This what months and years of soft-spoken, weak-kneed U.N. diplomacy will buy you when you are dealing with a power-mad country like Iran: Crazy talk from Iran. The situation has been deteriorating almost on an hourly basis this week -- from Iran's boa... Read More
November 26, 2010
I think anyone who's ever pondered the "comment" option - once only available on blogs and bulletin boards, now ubiquitous on almost any web site - will appreciate this:
The so-called faculty of writing is not so much a faculty of writing as it is a faculty of thinking. When a man says, "I have an idea but I can't express it"; that man hasn't an idea but merely a vague feeling. If a man has a feeling of that kind, and will sit down for a half an hour and persistently try to put into writing what he feels, the probabilities are at least 90 percent that he will either be able to record it, or else realize that he has no idea at all. In either case, he will do himself a benefit.
That's wisdom from the past, captured for posterity at the US Naval Institute, shared via the web on the institute's 137th anniversary.
From their about page:
"The Naval Institute has three core activities," among them, History and Preservation:
The Naval Institute also has recently introduced Americans at War, a living history of Americans at war in their own words and from their own experiences. These 90-second vignettes convey powerful stories of inspiration, pride, and patriotism.
Take a look at the collection, and you'll see it's not limited to accounts from those who served on ships at sea, members of the other branches are well-represented.
I'm fortunate to have met USNI's Mary Ripley, she's responsible for the institute's oral history program (and she's the daughter of the late John Ripley, whose story is told here). She also deserves much credit for their blog. ("We're not the Navy nor any government agency. Blog and comment freely.") We met at a milblog conference - Mary knew (and I would come to realize) that milbloggers are the 21st-century version of exactly what the US Naval Institute is all about. Once that light bulb came on in my head, I mentioned a vague idea for a project to her - milblogs as the 21st century oral history that they are.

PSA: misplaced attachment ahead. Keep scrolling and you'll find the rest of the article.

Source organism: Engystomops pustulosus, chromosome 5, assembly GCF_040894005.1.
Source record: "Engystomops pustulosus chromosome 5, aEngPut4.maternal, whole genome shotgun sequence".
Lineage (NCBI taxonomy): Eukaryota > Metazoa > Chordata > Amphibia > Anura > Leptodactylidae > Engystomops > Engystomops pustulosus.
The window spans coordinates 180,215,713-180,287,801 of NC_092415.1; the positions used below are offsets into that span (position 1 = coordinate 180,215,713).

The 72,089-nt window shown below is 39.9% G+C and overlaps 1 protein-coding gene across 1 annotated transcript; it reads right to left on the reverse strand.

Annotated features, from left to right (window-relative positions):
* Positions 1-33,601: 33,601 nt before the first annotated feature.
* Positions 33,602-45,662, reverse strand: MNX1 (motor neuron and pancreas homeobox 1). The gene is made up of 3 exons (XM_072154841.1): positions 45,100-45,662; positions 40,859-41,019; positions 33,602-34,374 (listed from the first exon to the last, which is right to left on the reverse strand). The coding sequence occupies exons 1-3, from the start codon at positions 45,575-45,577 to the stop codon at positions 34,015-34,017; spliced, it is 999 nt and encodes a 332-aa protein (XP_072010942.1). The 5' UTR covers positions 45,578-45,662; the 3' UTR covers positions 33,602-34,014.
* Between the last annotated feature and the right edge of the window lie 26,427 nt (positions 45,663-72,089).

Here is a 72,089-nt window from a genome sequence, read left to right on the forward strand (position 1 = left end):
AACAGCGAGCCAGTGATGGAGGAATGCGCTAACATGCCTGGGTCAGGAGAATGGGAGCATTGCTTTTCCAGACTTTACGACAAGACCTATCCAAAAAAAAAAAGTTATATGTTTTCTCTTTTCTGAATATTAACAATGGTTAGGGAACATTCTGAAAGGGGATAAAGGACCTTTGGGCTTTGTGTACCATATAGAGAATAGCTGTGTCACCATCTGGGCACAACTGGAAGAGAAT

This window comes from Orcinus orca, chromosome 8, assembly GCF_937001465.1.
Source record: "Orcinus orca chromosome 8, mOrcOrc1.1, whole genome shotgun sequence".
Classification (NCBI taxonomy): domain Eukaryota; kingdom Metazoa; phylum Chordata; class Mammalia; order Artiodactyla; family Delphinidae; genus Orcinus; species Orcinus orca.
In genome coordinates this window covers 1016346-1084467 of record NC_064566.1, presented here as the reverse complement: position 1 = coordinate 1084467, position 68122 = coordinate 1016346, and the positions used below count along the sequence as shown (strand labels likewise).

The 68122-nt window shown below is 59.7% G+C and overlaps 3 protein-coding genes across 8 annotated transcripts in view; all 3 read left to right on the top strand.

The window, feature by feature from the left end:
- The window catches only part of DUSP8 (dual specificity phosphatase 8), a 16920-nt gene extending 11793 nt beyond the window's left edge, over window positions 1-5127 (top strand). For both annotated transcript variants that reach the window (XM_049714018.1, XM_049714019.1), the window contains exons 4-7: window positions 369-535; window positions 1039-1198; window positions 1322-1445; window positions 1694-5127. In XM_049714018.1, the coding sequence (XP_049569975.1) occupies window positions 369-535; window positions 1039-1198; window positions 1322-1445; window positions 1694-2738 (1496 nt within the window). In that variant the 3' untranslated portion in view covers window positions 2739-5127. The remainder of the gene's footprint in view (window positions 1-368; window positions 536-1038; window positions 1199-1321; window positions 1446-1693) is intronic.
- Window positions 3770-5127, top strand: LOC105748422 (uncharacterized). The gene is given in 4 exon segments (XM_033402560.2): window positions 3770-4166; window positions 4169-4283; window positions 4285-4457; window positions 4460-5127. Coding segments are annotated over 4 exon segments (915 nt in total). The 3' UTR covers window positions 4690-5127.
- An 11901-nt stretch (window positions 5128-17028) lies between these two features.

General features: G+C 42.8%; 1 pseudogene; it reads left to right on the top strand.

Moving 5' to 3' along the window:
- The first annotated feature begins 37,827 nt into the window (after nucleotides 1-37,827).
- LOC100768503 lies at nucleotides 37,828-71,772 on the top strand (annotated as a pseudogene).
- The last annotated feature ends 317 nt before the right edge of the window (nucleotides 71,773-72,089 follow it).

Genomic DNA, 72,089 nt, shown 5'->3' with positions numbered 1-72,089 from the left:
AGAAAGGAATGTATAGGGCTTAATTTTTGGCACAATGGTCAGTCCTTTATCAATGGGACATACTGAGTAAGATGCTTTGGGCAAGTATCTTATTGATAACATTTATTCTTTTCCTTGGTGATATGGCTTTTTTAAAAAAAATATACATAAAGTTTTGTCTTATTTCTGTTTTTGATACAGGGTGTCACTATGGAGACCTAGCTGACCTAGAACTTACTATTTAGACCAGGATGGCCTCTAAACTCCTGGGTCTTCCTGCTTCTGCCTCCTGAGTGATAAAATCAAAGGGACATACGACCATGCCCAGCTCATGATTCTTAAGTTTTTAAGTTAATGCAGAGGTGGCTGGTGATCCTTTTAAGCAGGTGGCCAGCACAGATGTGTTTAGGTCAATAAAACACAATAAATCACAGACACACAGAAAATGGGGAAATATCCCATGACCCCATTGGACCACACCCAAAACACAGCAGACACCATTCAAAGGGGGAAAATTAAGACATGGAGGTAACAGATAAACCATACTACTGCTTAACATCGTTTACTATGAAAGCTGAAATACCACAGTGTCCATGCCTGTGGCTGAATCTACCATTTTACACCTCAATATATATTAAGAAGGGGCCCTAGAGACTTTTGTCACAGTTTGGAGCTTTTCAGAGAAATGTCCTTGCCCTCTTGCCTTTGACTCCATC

"Put that in writing," she said (of course - see first paragraph above!) - and here's part of the result.
Shortly after the first tent was pitched by the American military in Iraq a wire was connected to a computer therein, and the internet was available to a generation of Americans at war - many of whom had grown up online. From that point on, at any given moment, somewhere in Iraq a Soldier, Sailor, Airman or Marine was at a keyboard sharing the events of his or her day with the folks back home. While most would simply fire off an email, others took advantage of the (then) relatively new online blogging platforms to post their thoughts and experiences for the entire world to see. The milblog was born - and from that moment to this stories detailing everything from the most mundane aspects of camp life to intense combat action (often described within hours of the event) have been available on the web...